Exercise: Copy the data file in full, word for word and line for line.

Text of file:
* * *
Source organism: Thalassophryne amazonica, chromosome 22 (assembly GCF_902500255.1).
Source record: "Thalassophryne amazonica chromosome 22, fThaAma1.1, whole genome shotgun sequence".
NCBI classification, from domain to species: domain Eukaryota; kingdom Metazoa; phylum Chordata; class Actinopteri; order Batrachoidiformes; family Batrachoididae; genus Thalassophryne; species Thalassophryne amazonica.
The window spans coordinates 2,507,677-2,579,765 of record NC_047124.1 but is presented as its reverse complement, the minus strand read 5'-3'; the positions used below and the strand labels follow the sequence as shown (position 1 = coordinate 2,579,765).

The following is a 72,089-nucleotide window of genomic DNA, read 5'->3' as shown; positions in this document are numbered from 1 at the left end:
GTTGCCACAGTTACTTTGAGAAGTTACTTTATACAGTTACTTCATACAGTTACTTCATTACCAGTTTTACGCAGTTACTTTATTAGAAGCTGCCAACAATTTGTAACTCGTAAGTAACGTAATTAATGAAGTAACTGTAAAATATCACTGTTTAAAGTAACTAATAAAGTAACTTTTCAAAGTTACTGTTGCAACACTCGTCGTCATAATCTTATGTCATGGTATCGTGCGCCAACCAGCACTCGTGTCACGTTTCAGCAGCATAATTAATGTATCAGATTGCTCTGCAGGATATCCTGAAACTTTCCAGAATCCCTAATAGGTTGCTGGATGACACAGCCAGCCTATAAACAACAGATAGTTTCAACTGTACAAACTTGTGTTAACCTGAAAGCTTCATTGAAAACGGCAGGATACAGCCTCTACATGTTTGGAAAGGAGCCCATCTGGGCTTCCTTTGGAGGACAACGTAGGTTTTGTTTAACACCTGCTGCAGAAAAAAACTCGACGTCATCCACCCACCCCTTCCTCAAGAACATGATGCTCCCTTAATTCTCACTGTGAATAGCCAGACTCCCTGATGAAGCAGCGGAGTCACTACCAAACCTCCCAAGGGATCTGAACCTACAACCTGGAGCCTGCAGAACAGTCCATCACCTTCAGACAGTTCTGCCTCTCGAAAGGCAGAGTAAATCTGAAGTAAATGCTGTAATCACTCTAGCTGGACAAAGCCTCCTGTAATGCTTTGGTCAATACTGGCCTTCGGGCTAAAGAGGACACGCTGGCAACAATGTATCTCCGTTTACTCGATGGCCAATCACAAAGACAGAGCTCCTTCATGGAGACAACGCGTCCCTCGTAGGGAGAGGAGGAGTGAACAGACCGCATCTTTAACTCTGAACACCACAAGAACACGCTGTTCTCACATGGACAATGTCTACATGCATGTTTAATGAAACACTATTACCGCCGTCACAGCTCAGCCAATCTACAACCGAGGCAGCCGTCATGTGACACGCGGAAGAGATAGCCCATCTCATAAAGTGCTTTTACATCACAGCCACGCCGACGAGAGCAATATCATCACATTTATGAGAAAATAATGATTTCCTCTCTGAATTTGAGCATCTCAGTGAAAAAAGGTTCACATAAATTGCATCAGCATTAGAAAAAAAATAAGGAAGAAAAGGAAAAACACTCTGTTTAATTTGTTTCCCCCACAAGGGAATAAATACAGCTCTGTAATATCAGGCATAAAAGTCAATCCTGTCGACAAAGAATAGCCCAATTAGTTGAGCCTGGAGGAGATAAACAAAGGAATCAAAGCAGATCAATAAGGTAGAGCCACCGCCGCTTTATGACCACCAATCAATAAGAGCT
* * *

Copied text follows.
Source organism: Thalassophryne amazonica, chromosome 22 (assembly GCF_902500255.1).
Source record: "Thalassophryne amazonica chromosome 22, fThaAma1.1, whole genome shotgun sequence".
NCBI classification, from domain to species: domain Eukaryota; kingdom Metazoa; phylum Chordata; class Actinopteri; order Batrachoidiformes; family Batrachoididae; genus Thalassophryne; species Thalassophryne amazonica.
The window spans coordinates 2,507,677-2,579,765 of record NC_047124.1 but is presented as its reverse complement, the minus strand read 5'-3'; the positions used below and the strand labels follow the sequence as shown (position 1 = coordinate 2,579,765).

The following is a 72,089-nucleotide window of genomic DNA, read 5'->3' as shown; positions in this document are numbered from 1 at the left end:
GTTGCCACAGTTACTTTGAGAAGTTACTTTATACAGTTACTTCATACAGTTACTTCATTACCAGTTTTACGCAGTTACTTTATTAGAAGCTGCCAACAATTTGTAACTCGTAAGTAACGTAATTAATGAAGTAACTGTAAAATATCACTGTTTAAAGTAACTAATAAAGTAACTTTTCAAAGTTACTGTTGCAACACTCGTCGTCATAATCTTATGTCATGGTATCGTGCGCCAACCAGCACTCGTGTCACGTTTCAGCAGCATAATTAATGTATCAGATTGCTCTGCAGGATATCCTGAAACTTTCCAGAATCCCTAATAGGTTGCTGGATGACACAGCCAGCCTATAAACAACAGATAGTTTCAACTGTACAAACTTGTGTTAACCTGAAAGCTTCATTGAAAACGGCAGGATACAGCCTCTACATGTTTGGAAAGGAGCCCATCTGGGCTTCCTTTGGAGGACAACGTAGGTTTTGTTTAACACCTGCTGCAGAAAAAAACTCGACGTCATCCACCCACCCCTTCCTCAAGAACATGATGCTCCCTTAATTCTCACTGTGAATAGCCAGACTCCCTGATGAAGCAGCGGAGTCACTACCAAACCTCCCAAGGGATCTGAACCTACAACCTGGAGCCTGCAGAACAGTCCATCACCTTCAGACAGTTCTGCCTCTCGAAAGGCAGAGTAAATCTGAAGTAAATGCTGTAATCACTCTAGCTGGACAAAGCCTCCTGTAATGCTTTGGTCAATACTGGCCTTCGGGCTAAAGAGGACACGCTGGCAACAATGTATCTCCGTTTACTCGATGGCCAATCACAAAGACAGAGCTCCTTCATGGAGACAACGCGTCCCTCGTAGGGAGAGGAGGAGTGAACAGACCGCATCTTTAACTCTGAACACCACAAGAACACGCTGTTCTCACATGGACAATGTCTACATGCATGTTTAATGAAACACTATTACCGCCGTCACAGCTCAGCCAATCTACAACCGAGGCAGCCGTCATGTGACACGCGGAAGAGATAGCCCATCTCATAAAGTGCTTTTACATCACAGCCACGCCGACGAGAGCAATATCATCACATTTATGAGAAAATAATGATTTCCTCTCTGAATTTGAGCATCTCAGTGAAAAAAGGTTCACATAAATTGCATCAGCATTAGAAAAAAAATAAGGAAGAAAAGGAAAAACACTCTGTTTAATTTGTTTCCCCCACAAGGGAATAAATACAGCTCTGTAATATCAGGCATAAAAGTCAATCCTGTCGACAAAGAATAGCCCAATTAGTTGAGCCTGGAGGAGATAAACAAAGGAATCAAAGCAGATCAATAAGGTAGAGCCACCGCCGCTTTATGACCACCAATCAATAAGAGCT